The State of Representation: The News Media and the Construction of Political Community

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dc.contributor.advisor Williams, Howard
dc.contributor.advisor Priest, Andrew
dc.contributor.author McCarthy, Daniel
dc.date.accessioned 2008-01-08T16:01:53Z
dc.date.available 2008-01-08T16:01:53Z
dc.date.issued 2006
dc.identifier.uri http://hdl.handle.net/2160/407
dc.description.abstract International relations theory's study of the norms of international society has typically focused on their construction by elite groups through diplomatic practice and academic discourse. In the process, IR theory neglects the importance of news media representations in creating the norms of political community that shape conceptions of political possibility in everyday interactions. This is an important area of investigation; the manner in which national societies are constructed and granted moral meaning has resonances in the range of political actions publics will support and their sense of moral obligation. This paper will outline the manner in which IR could approach such research from a critical perspective. It asserts that the meaning of representations must take into account the status of media as a social product. The authority invested in the media lends its representations legitimacy as fact. The picture of the world conveyed by the media appears as natural and immutable. Oriented towards national markets, the news media assumes the nation as its audience, constructing the nation as a territorially bound entity distinct from other communities. The cultures of news journalism work to reinforce this process through their conservatism and disposition to the status quo. A case study investigation of the American news media's representation of Operation Restore Hope from December 1992 to May 1993 will draw out these aspects of media representation. The causal narrative of the failure of the Somali state is explained in terms of human agency, neglecting the role of structural factors in the collapse of the state. Tying together the meaning suggested by the news media's presentation and inability to trace social and historical complexities, the final aspect of the work will note that the news media presents states as Hegelian expressions of ethical community. The news media thereby works to reinforce systems of exclusion in international society on an everyday level. en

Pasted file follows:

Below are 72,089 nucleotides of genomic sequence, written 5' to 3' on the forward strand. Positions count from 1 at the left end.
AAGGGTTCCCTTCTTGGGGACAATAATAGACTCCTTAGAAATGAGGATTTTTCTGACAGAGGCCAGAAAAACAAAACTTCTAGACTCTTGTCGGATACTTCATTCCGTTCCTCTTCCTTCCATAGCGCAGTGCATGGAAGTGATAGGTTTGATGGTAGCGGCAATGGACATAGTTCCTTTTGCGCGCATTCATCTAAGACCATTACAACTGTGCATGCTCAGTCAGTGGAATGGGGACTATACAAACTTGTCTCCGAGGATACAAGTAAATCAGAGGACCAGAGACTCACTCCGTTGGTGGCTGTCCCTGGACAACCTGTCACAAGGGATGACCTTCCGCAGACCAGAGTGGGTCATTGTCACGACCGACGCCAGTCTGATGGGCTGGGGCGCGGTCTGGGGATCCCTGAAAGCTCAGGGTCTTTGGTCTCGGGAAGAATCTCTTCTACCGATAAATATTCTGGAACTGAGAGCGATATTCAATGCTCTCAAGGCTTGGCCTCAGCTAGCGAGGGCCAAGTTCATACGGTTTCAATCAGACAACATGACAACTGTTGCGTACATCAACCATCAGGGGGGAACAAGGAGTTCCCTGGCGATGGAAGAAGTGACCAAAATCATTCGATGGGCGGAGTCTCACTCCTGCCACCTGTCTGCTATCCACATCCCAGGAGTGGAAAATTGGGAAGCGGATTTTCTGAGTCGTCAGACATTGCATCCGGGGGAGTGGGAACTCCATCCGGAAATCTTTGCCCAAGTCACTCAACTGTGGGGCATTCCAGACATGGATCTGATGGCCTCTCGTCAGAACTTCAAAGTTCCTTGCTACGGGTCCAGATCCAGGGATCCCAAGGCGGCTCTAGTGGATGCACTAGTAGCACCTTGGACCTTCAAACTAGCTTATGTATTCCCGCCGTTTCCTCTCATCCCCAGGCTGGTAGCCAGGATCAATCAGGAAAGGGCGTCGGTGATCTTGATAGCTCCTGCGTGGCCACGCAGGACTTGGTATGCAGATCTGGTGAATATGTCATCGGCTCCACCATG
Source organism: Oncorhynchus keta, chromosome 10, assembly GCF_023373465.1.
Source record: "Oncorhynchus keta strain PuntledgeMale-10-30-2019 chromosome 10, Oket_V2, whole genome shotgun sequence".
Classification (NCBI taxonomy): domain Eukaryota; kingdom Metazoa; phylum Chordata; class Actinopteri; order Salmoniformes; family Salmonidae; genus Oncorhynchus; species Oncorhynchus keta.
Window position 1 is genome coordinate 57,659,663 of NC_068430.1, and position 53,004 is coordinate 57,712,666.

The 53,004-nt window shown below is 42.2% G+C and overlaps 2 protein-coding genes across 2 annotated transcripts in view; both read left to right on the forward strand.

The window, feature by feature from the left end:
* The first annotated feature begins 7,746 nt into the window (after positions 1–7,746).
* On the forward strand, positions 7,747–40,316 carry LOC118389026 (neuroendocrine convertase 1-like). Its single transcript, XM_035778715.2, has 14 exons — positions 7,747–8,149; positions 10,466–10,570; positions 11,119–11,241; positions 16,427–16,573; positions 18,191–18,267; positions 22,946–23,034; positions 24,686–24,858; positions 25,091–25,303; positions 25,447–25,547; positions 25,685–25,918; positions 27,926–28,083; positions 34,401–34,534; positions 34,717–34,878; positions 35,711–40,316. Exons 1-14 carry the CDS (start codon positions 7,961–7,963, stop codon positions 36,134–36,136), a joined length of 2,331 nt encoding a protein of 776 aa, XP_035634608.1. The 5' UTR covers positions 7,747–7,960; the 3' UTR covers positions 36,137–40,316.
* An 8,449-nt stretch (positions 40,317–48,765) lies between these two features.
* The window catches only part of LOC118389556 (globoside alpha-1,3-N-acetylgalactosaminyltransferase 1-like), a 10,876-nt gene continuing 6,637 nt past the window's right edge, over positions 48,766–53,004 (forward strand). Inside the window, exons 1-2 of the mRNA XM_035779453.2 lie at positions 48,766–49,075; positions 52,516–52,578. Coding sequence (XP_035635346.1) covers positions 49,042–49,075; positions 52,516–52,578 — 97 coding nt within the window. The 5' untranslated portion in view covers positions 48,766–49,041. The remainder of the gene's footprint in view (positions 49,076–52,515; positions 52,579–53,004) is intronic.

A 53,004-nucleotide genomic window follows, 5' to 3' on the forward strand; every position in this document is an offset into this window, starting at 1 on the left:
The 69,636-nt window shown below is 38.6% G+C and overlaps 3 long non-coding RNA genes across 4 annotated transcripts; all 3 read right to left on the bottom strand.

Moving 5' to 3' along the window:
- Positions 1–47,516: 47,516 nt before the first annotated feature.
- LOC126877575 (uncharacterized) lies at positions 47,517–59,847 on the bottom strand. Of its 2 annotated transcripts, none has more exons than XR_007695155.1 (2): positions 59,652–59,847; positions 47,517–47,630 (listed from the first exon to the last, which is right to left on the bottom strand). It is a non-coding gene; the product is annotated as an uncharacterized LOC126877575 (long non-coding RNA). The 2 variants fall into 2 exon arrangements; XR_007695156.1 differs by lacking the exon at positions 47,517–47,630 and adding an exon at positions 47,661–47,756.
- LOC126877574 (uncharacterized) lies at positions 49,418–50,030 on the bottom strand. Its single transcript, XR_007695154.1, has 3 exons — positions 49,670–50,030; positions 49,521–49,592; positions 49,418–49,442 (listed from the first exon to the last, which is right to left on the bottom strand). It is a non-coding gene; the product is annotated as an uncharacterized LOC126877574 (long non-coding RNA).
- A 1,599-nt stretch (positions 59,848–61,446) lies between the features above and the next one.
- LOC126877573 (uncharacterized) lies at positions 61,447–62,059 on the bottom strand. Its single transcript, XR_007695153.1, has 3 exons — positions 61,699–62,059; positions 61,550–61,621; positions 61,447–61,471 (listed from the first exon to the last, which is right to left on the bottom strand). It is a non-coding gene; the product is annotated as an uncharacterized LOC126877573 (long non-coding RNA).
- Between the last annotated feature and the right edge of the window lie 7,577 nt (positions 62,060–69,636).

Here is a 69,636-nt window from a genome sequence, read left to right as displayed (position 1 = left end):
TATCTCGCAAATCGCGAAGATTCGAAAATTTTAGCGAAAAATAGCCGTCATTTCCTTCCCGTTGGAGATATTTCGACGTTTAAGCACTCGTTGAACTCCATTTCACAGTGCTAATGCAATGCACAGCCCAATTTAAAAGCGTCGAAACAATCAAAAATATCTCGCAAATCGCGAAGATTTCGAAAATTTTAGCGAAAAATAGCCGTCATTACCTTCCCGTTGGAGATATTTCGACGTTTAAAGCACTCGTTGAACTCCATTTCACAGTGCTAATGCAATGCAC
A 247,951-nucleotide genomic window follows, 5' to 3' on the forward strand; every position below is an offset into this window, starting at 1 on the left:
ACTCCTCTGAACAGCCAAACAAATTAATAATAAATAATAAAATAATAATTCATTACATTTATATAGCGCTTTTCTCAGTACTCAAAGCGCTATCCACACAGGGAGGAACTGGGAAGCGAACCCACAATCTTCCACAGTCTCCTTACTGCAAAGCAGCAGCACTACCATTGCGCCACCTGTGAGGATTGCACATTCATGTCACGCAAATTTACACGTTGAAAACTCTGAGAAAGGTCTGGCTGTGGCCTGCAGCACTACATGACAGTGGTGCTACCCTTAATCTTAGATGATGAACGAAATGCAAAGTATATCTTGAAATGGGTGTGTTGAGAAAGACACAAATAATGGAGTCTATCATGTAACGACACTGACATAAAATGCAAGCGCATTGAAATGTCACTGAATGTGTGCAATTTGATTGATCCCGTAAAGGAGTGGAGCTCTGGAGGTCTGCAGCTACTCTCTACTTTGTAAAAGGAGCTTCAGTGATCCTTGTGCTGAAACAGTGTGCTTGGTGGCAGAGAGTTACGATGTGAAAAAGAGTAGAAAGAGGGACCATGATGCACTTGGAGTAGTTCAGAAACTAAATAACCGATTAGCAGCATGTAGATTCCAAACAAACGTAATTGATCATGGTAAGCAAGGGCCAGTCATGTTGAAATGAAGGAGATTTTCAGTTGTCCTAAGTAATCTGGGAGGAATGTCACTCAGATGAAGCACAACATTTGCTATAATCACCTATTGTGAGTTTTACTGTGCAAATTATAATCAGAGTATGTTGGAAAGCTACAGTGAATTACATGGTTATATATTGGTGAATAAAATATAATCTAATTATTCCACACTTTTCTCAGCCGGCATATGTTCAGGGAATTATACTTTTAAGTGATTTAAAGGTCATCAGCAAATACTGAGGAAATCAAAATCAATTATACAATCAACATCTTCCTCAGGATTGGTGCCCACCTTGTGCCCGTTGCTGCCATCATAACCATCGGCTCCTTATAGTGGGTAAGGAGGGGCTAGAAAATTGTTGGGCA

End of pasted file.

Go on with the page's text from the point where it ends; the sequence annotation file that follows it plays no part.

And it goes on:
dc.format.extent 329387 bytes
dc.format.extent 199680 bytes
dc.format.mimetype application/pdf
dc.format.mimetype application/msword
dc.language.iso en en
dc.publisher University of Wales Aberystwyth en
dc.title The State of Representation: The News Media and the Construction of Political Community en
dc.type Text en
dc.publisher.department International Politics en
dc.type.qualificationlevel taught masters en
dc.type.qualificationname MSc Econ en
dc.type.publicationtype thesis or dissertation


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